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Coronavirus risk too high, New York City Marathon cancelled

FILE - In this Nov. 1, 1998, file photo, runners fill the roadway of the Verrazano Bridge at the start of the 1998 New York City Marathon.. The New York City Marathon, the world's largest, scheduled for Nov. 1. has been cancelled because of the coronavirus pandemic. (AP Photo/Richard Drew, File)

NEW YORK (AP) — The New York City Marathon was canceled Wednesday because of the coronavirus pandemic, with organizers and city officials deciding that holding the race on Nov. 1 would be too risky.

Organizers announced the cancellation of the 50th anniversary edition of the world’s largest marathon after coordinating with the mayor’s office and deciding the race posed too many health and safety concerns for runners, volunteers, spectators and others.

“While the marathon is an iconic and beloved event in our city, I applaud New York Road Runners for putting the health and safety of both spectators and runners first,” Mayor Bill de Blasio said in a statement. “We look forward to hosting the 50th running of the marathon in November of 2021.”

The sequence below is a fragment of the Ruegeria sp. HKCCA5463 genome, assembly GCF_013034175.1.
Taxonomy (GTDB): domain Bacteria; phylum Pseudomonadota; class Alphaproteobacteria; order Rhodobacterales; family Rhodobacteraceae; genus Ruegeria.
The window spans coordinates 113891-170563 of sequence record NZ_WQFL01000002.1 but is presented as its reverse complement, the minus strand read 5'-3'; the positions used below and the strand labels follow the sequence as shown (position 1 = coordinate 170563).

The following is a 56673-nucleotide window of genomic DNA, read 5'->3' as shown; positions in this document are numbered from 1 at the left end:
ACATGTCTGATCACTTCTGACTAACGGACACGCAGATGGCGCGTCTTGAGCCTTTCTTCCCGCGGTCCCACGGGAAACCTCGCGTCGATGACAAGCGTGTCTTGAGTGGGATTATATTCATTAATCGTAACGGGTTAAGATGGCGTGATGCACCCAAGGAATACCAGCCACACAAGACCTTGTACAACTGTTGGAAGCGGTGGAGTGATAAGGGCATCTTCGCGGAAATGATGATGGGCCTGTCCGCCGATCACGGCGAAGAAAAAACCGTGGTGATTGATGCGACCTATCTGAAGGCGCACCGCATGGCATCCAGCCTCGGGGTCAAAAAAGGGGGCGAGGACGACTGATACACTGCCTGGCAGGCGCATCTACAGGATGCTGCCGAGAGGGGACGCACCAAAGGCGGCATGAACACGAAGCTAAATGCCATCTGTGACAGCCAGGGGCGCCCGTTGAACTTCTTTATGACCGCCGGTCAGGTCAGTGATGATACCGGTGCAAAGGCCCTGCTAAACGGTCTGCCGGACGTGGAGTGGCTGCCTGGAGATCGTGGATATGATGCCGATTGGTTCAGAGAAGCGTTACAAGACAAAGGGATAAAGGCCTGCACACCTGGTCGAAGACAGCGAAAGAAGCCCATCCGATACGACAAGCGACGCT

Last year’s marathon included a world record 53,640 finishers, with half marathon record-holder Joyciline Jepkosgei of Kenya winning her debut at the 26.2-mile distance. Geoffrey Kamworor won the men’s event for the second time in three years to complete the Kenyan sweep.

“Let’s not waste this moment. Let us become stronger athletes, stronger communities and stronger world citizens,” 2017 winner Shalane Flanagan wrote on Instagram.

“This I know, a setback is just a setup for a comeback. Please stay safe, visualize the streets of NYC in your training for 2021 and work hard when no one is looking, because it always pays off,” she wrote. “What’s the best way to cope with disappointment or grieve a lost goal?? I say, go for a run.”

Those who registered for the 2020 race will be offered a full refund of their entry fee or a guaranteed entry to either the 2021, 2022 or 2023 marathon. The 2021 New York City Marathon is scheduled for Nov. 7.

“Cannot wait to compete in my next NYRR event, when it is safe to do so,” U.S. marathoner Emily Sisson tweeted Wednesday, adding a heart emoji.

Runners registered for this year’s race and others will be invited to participate in a virtual 26.2-mile (42.2 km) race from Oct. 17-Nov. 1.

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